1. North Korea is most urgent threat to peace: James Mattis

North Korea is most urgent threat to peace: James Mattis

Pentagon chief Jim Mattis has warned that North Korea poses the most urgent threat to international peace and security, calling the regime's weapons program a "clear and present danger" to all.

By: | Washington | Updated: June 13, 2017 2:27 PM
US Defense Secretary Jim Mattis, Jim Matis, North Korea, Donald Trump, Paris climate change agreement, North Korea, China, South China Sea US Defense Secretary Jim Mattis. (Reuters)

North Korea poses the most urgent threat to international peace and security as its continued pursuit of nuclear weapons and the means to deliver them has increased in pace and scope, US Defence Secretary James Mattis has said. “The regime’s nuclear weapons programme is a clear and present danger to all, and the regime’s provocative actions, manifestly illegal under international law, have not abated despite United Nations’ censure and sanctions,” he said. “The most urgent and dangerous threat to peace and security is North Korea. North Korea’s continued pursuit of nuclear weapons and the means to deliver them has increased in pace and scope,”

Mattis told members of the House Armed Services Committee during a Congressional hearing. Noting that the global security situation in worsening, he said America’s challenge is characterised by a decline in the long-standing rules-based international order. Mattis said a return to ‘Great Power’ competition, marked by a resurgent and more aggressive Russian Federation and a rising, more confident and assertive China places the international order under assault.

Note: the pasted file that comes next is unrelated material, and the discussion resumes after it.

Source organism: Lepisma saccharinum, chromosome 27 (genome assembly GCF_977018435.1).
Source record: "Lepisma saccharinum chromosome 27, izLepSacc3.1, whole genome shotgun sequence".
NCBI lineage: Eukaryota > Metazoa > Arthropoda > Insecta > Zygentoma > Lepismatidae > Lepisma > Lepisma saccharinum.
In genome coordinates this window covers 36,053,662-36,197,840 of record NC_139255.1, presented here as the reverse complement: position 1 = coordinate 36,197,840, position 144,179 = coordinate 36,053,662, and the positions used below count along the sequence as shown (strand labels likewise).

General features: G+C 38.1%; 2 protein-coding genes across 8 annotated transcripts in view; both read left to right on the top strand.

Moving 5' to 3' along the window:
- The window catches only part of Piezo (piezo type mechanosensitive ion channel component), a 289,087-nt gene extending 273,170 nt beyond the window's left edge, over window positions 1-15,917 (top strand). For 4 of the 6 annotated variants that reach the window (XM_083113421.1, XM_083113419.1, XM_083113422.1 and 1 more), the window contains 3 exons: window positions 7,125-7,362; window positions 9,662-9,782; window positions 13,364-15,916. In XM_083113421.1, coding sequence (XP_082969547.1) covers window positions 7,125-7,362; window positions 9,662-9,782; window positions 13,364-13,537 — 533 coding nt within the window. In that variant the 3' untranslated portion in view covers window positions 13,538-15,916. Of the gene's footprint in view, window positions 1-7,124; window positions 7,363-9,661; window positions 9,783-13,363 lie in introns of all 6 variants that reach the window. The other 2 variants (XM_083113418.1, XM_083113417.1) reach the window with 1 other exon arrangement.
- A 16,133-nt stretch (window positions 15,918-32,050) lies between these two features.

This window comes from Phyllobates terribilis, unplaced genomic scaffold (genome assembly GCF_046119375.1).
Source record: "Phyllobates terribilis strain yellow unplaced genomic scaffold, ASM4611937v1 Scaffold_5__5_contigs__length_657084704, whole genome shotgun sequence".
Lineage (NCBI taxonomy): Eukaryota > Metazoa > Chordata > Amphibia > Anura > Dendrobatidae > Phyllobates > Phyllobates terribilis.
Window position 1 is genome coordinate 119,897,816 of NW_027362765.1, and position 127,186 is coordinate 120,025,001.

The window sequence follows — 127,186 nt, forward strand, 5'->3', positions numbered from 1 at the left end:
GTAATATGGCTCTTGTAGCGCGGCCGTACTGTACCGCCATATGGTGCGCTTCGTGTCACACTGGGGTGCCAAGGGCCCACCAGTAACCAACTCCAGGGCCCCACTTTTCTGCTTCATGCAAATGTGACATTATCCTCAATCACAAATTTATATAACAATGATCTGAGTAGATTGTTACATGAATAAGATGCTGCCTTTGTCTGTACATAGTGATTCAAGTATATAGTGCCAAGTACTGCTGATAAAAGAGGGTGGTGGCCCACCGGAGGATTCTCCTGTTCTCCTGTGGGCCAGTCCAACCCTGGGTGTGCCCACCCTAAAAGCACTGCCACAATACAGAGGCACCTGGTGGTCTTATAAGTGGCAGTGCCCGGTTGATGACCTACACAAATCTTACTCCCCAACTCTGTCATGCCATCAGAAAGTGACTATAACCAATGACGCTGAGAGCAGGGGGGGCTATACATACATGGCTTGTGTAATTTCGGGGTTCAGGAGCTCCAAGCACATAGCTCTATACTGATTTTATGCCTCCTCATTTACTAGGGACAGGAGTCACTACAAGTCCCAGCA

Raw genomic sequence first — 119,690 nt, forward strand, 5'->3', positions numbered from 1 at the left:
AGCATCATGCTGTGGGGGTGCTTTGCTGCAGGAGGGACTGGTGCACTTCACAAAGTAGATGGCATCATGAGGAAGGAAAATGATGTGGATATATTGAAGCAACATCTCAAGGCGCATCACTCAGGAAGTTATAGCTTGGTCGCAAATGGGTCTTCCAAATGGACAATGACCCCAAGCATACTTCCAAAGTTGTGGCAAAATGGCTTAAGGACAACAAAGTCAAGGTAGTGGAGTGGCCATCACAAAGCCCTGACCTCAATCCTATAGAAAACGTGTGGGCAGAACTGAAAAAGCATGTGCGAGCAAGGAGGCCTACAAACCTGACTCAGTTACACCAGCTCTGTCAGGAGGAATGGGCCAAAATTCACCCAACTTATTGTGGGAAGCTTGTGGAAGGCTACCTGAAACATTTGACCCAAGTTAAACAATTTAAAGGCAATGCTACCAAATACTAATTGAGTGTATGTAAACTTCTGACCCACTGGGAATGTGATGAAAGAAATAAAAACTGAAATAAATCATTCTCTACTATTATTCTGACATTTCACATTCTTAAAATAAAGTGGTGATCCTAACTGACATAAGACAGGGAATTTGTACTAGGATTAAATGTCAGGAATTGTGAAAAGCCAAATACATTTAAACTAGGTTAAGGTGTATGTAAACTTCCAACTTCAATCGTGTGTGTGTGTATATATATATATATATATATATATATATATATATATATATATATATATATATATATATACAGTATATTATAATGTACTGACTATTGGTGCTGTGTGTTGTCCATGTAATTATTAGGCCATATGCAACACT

“Both Russia and China object to key aspects of the international order so painstakingly built since the end of World War II. Both countries are making their objections known by challenging established international norms, such as freedom of the seas and the sovereignty of nations on their periphery,” he said. Moreover, the breakdown of the broader Mideast order has given rise to terrorist groups, including Al-Qaeda and the Islamic State of Iraq and Syria (ISIS), he said. Security vacuums have allowed a revolutionary Iranian regime to sow violence, provoke wider Sunni-Shia confrontation, and pursue regional hegemony, he added.

“More broadly, this need to preserve our security also requires us to sustain the international presence in Afghanistan to help stabilise the South Asia region and deny terrorists a safe haven,” he said. Observing that instability in the Middle East spills over into other regions, Mattis said extremists and extremist ideologies have spread to Europe, Africa and Asia.

“Numerous countries are dealing with forced migration of people seeking to escape violence and despair, reminding us that problems originating in ungoverned or combat torn areas don’t remain there,” he said. For decades, the US enjoyed uncontested or dominant superiority in every operating domain or realm. “We could generally deploy our forces when we wanted, assemble them where we wanted, and operate how we wanted. Today, every operating domain is contested,” he said.

Outer space, long considered a sanctuary, is now contested, he said adding that this creates the need to develop capabilities and capacities for more resilient satellites designed to withstand persistent kinetic and non- kinetic attack. America’s dominance of the air is challenged by the proliferation of advanced integrated air defence networks and 5th-generation aircraft. Further, America’s command of the seas is threatened by long-range, land-based guided munitions battle networks designed to attack ships at increasingly longer ranges.

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